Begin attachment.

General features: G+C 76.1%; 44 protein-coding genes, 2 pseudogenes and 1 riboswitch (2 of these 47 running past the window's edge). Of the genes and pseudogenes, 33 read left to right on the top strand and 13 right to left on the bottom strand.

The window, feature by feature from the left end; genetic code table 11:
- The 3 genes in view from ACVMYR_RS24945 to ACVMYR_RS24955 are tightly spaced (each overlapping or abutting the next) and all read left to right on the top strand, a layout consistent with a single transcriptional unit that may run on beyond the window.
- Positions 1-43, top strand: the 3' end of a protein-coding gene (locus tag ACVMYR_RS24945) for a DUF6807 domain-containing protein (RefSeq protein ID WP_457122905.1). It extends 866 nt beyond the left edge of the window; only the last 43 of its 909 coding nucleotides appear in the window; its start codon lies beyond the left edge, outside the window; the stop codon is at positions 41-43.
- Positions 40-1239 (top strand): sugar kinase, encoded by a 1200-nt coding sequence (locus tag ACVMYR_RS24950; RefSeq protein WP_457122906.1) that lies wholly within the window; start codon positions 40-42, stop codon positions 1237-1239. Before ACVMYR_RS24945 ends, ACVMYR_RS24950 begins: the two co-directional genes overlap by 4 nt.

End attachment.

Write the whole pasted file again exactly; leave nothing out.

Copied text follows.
General features: G+C 76.1%; 44 protein-coding genes, 2 pseudogenes and 1 riboswitch (2 of these 47 running past the window's edge). Of the genes and pseudogenes, 33 read left to right on the top strand and 13 right to left on the bottom strand.

The window, feature by feature from the left end; genetic code table 11:
- The 3 genes in view from ACVMYR_RS24945 to ACVMYR_RS24955 are tightly spaced (each overlapping or abutting the next) and all read left to right on the top strand, a layout consistent with a single transcriptional unit that may run on beyond the window.
- Positions 1-43, top strand: the 3' end of a protein-coding gene (locus tag ACVMYR_RS24945) for a DUF6807 domain-containing protein (RefSeq protein ID WP_457122905.1). It extends 866 nt beyond the left edge of the window; only the last 43 of its 909 coding nucleotides appear in the window; its start codon lies beyond the left edge, outside the window; the stop codon is at positions 41-43.
- Positions 40-1239 (top strand): sugar kinase, encoded by a 1200-nt coding sequence (locus tag ACVMYR_RS24950; RefSeq protein WP_457122906.1) that lies wholly within the window; start codon positions 40-42, stop codon positions 1237-1239. Before ACVMYR_RS24945 ends, ACVMYR_RS24950 begins: the two co-directional genes overlap by 4 nt.